The report concludes that despite the acknowledgment by all federal agencies of Bitcoin’s and other cryptocurrencies’ positive benefits in fostering economic growth, allowing cheaper and faster transactions, increasing financial privacy and increasing access to financial products for the unbanked, government agencies have nonetheless solely focused on its use for drug purchasing and money laundering and have failed to address consumer protection issues which may benefit ordinary users.
The report details a number of past operations related to Bitcoin, including Silk Road and the seizure of MT Gox’s accounts in May 2013 amounting to $5.1 million. Conspicuously missing is any investigation of the sudden closure of MT Gox in February 2014, which remains a mystery. Despite claims of losses of 850,000 Bitcoins, 200,000 of which were later puzzlingly claimed to have been “found,” MT Gox has presented no evidence of theft, loss, or disappearance.
The “disappearance” of almost a million Bitcoins has shocked the community, which recently expressed rage at the tweets of cat pictures by the CEO of MT Gox. What is more angering for many MT Gox creditors is the perceived silence from any government agency on any investigation of what many claim to have been fraud or an inconsistent and misleading account of events by Mark Karpeles.
The Government Accountability Office report further highlights this silence by failing to mention any action from any government agency towards MT Gox, strengthening the report’s conclusion that government agencies have failed to act to protect consumers.
Despite the closure of numerous exchanges in abrupt and suspicious circumstances, taking with them millions of dollars, such as Bitcoinica in 2012, WeExchange in November 2013, Poloniex, Flexicoin and Neo and Bee in March 2014, there have been no public statements from any government agency of any investigation of any of these incidents. Highlighting a complete disregard for the protection of consumers through deterring such actions by punishing fraudulent business practices.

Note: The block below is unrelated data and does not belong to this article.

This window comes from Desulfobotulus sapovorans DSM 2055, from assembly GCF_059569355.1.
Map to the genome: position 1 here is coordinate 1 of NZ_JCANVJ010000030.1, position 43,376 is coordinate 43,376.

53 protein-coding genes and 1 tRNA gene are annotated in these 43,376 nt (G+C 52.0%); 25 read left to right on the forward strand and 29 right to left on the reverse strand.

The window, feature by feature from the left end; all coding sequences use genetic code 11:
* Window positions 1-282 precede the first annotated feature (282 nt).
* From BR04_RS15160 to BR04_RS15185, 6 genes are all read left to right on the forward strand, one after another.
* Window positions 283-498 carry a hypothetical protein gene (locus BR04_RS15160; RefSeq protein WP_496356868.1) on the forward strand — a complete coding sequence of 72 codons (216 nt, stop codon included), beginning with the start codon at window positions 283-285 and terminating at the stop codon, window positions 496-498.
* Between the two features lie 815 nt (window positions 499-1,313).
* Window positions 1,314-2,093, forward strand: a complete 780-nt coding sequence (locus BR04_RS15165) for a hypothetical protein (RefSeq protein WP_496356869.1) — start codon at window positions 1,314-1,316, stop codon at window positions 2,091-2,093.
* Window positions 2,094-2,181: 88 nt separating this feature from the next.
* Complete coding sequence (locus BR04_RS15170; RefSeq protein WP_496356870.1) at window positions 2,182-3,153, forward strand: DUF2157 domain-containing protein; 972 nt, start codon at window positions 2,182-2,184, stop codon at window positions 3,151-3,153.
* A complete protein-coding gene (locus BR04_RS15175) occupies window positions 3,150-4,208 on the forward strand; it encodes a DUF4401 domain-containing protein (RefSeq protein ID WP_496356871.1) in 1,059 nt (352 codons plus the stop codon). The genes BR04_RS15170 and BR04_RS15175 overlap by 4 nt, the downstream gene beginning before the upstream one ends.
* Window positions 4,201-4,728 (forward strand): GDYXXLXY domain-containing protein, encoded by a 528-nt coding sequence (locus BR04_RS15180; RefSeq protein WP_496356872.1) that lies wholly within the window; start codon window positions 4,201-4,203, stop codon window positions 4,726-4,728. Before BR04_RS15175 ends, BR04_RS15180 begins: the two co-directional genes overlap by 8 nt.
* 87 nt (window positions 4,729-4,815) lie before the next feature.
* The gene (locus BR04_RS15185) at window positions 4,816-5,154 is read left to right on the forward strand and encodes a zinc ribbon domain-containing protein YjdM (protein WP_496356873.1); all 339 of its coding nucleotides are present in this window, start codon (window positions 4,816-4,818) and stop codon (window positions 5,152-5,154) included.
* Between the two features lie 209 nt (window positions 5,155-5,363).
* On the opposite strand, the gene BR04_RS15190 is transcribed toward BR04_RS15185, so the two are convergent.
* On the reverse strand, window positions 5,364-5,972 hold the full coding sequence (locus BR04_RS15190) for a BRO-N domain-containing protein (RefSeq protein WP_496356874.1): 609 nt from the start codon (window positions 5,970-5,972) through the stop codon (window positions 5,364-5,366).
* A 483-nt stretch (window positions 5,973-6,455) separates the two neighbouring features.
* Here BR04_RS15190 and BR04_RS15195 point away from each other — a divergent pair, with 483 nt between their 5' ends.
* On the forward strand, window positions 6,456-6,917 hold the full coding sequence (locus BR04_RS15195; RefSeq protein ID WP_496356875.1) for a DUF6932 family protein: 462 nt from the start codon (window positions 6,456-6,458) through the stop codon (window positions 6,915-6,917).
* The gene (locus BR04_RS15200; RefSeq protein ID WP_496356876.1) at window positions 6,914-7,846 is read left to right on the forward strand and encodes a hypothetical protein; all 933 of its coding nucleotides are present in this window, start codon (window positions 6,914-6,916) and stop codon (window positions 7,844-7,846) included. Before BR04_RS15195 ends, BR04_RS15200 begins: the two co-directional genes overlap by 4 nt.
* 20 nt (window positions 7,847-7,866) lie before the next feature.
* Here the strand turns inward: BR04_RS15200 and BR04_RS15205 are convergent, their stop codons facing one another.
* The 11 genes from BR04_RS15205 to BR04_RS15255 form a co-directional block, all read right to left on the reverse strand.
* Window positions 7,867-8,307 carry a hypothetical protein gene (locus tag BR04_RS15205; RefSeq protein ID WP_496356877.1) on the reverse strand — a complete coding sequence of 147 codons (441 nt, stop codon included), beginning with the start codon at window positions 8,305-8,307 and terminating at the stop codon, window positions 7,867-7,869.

Another area highlighted is the failure of any government agency to take action against hackers to prevent, disrupt, or punish Bitcoin thieves. Despite numerous reports on reddit and other Bitcoin forums of hacks of varying amounts leading to loss of bitcoins, including the hacking of numerous exchanges, no public statement has been made by any government agency that they are investigating such incidents.
Almost five years after Bitcoin and other cryptocurrencies came to light, there remains no known instance of any Bitcoin thief being arrested or charged with stealing bitcoins from ordinary consumers or exchanges despite the estimates that such thefts amount to hundreds of millions of dollars at the current exchange rate.
The report argues that too much emphasis, and by implication funding, time and resources, have been dedicated to disrupting voluntary transactions of drug purchasing at the great expense of investigating real crimes such as instances of theft and fraud.
In a recent study, a law professor and a professor of criminal science concluded that the ability to purchase drugs on Silk Road directly led to a fall in violence. Further strengthening the argument that the war on drugs has been an abysmal failure, leading to gang warfare, the creation of ghettos in cities, and levels of violence in Mexico that amounts to almost a state of civil war.
Today’s report highlights another victim of the war on drugs. With resources necessarily limited, real crimes such as theft go uninvestigated and real criminals go unpunished, directly causing harm to businesses and ordinary consumers. The resources that would be used towards deterring theft and fraud are instead wasted on a war on drugs that is impossible to win with federal agencies chasing phantoms as each hydra head is replaced by ten more due to the artificially lucrative economic incentives of drug commerce.
Many argue that this misguided approach has cost digits off economic growth, has hampered innovation due to unpunished thefts, and is a direct cause of armed violence.
Today’s report further illustrates a fallacy in the argument that Bitcoin is unregulated. The report does not call for more regulations as federal agencies have the legal power, authority, expertise and resources to ensure compliance with current regulations which apply to Bitcoin, just as much as to fiat. The report instead implies that government agencies have failed to apply current regulations to protect ordinary consumers from financial theft or fraud, focusing instead solely on the war on drugs.
The report concludes by calling for higher emphasis on protecting consumers from theft or fraud and implicitly asks for the allocation of more resources towards investigating Bitcoin thefts and fraudulent business closures.
This post was last modified on 06/10/2016 16:07